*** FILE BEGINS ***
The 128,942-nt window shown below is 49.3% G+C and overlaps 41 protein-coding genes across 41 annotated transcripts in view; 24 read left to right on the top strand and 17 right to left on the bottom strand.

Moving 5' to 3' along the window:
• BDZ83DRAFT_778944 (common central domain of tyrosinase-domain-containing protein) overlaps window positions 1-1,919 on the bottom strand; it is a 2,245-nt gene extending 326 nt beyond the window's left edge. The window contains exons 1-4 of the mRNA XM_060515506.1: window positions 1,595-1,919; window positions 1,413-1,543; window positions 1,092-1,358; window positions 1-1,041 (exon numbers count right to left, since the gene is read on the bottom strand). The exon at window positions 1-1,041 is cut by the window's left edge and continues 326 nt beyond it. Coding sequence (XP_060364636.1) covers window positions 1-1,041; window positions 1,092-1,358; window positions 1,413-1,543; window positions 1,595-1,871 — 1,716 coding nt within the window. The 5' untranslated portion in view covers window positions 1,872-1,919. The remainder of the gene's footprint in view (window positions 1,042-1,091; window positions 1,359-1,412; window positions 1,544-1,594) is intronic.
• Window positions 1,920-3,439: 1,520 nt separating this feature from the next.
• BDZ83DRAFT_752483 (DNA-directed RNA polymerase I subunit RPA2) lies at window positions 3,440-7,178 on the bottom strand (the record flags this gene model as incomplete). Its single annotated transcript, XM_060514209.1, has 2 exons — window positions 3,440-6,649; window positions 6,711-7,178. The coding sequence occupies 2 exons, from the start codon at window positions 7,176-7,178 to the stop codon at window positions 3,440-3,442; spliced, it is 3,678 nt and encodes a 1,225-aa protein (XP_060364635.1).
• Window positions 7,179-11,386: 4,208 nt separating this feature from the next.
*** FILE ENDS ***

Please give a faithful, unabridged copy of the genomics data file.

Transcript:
The 128,942-nt window shown below is 49.3% G+C and overlaps 41 protein-coding genes across 41 annotated transcripts in view; 24 read left to right on the top strand and 17 right to left on the bottom strand.

Moving 5' to 3' along the window:
• BDZ83DRAFT_778944 (common central domain of tyrosinase-domain-containing protein) overlaps window positions 1-1,919 on the bottom strand; it is a 2,245-nt gene extending 326 nt beyond the window's left edge. The window contains exons 1-4 of the mRNA XM_060515506.1: window positions 1,595-1,919; window positions 1,413-1,543; window positions 1,092-1,358; window positions 1-1,041 (exon numbers count right to left, since the gene is read on the bottom strand). The exon at window positions 1-1,041 is cut by the window's left edge and continues 326 nt beyond it. Coding sequence (XP_060364636.1) covers window positions 1-1,041; window positions 1,092-1,358; window positions 1,413-1,543; window positions 1,595-1,871 — 1,716 coding nt within the window. The 5' untranslated portion in view covers window positions 1,872-1,919. The remainder of the gene's footprint in view (window positions 1,042-1,091; window positions 1,359-1,412; window positions 1,544-1,594) is intronic.
• Window positions 1,920-3,439: 1,520 nt separating this feature from the next.
• BDZ83DRAFT_752483 (DNA-directed RNA polymerase I subunit RPA2) lies at window positions 3,440-7,178 on the bottom strand (the record flags this gene model as incomplete). Its single annotated transcript, XM_060514209.1, has 2 exons — window positions 3,440-6,649; window positions 6,711-7,178. The coding sequence occupies 2 exons, from the start codon at window positions 7,176-7,178 to the stop codon at window positions 3,440-3,442; spliced, it is 3,678 nt and encodes a 1,225-aa protein (XP_060364635.1).
• Window positions 7,179-11,386: 4,208 nt separating this feature from the next.